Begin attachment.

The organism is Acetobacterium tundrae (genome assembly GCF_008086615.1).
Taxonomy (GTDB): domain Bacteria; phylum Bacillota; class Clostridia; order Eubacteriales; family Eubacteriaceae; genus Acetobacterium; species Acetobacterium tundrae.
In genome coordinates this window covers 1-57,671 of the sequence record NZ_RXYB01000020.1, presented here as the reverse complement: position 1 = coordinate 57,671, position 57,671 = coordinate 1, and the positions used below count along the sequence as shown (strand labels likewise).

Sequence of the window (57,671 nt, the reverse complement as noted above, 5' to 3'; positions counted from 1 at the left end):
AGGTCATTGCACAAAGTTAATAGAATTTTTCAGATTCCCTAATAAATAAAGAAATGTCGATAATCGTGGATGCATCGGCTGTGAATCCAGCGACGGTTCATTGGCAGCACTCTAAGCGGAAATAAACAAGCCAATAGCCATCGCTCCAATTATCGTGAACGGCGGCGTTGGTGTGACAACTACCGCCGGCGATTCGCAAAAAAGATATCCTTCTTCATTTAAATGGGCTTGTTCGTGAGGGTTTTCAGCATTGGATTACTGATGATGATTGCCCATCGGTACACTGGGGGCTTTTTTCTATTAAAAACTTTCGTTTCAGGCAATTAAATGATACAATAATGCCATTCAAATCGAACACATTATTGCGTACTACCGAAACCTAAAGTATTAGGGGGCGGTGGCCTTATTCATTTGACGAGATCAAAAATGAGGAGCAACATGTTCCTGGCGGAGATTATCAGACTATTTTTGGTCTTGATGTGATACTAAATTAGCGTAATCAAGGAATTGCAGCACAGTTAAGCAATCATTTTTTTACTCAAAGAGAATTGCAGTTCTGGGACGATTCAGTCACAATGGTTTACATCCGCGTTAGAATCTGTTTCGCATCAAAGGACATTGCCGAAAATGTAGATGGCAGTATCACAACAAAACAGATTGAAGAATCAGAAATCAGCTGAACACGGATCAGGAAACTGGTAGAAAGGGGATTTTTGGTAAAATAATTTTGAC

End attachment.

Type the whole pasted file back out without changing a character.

The organism is Acetobacterium tundrae (genome assembly GCF_008086615.1).
Taxonomy (GTDB): domain Bacteria; phylum Bacillota; class Clostridia; order Eubacteriales; family Eubacteriaceae; genus Acetobacterium; species Acetobacterium tundrae.
In genome coordinates this window covers 1-57,671 of the sequence record NZ_RXYB01000020.1, presented here as the reverse complement: position 1 = coordinate 57,671, position 57,671 = coordinate 1, and the positions used below count along the sequence as shown (strand labels likewise).

Sequence of the window (57,671 nt, the reverse complement as noted above, 5' to 3'; positions counted from 1 at the left end):
AGGTCATTGCACAAAGTTAATAGAATTTTTCAGATTCCCTAATAAATAAAGAAATGTCGATAATCGTGGATGCATCGGCTGTGAATCCAGCGACGGTTCATTGGCAGCACTCTAAGCGGAAATAAACAAGCCAATAGCCATCGCTCCAATTATCGTGAACGGCGGCGTTGGTGTGACAACTACCGCCGGCGATTCGCAAAAAAGATATCCTTCTTCATTTAAATGGGCTTGTTCGTGAGGGTTTTCAGCATTGGATTACTGATGATGATTGCCCATCGGTACACTGGGGGCTTTTTTCTATTAAAAACTTTCGTTTCAGGCAATTAAATGATACAATAATGCCATTCAAATCGAACACATTATTGCGTACTACCGAAACCTAAAGTATTAGGGGGCGGTGGCCTTATTCATTTGACGAGATCAAAAATGAGGAGCAACATGTTCCTGGCGGAGATTATCAGACTATTTTTGGTCTTGATGTGATACTAAATTAGCGTAATCAAGGAATTGCAGCACAGTTAAGCAATCATTTTTTTACTCAAAGAGAATTGCAGTTCTGGGACGATTCAGTCACAATGGTTTACATCCGCGTTAGAATCTGTTTCGCATCAAAGGACATTGCCGAAAATGTAGATGGCAGTATCACAACAAAACAGATTGAAGAATCAGAAATCAGCTGAACACGGATCAGGAAACTGGTAGAAAGGGGATTTTTGGTAAAATAATTTTGAC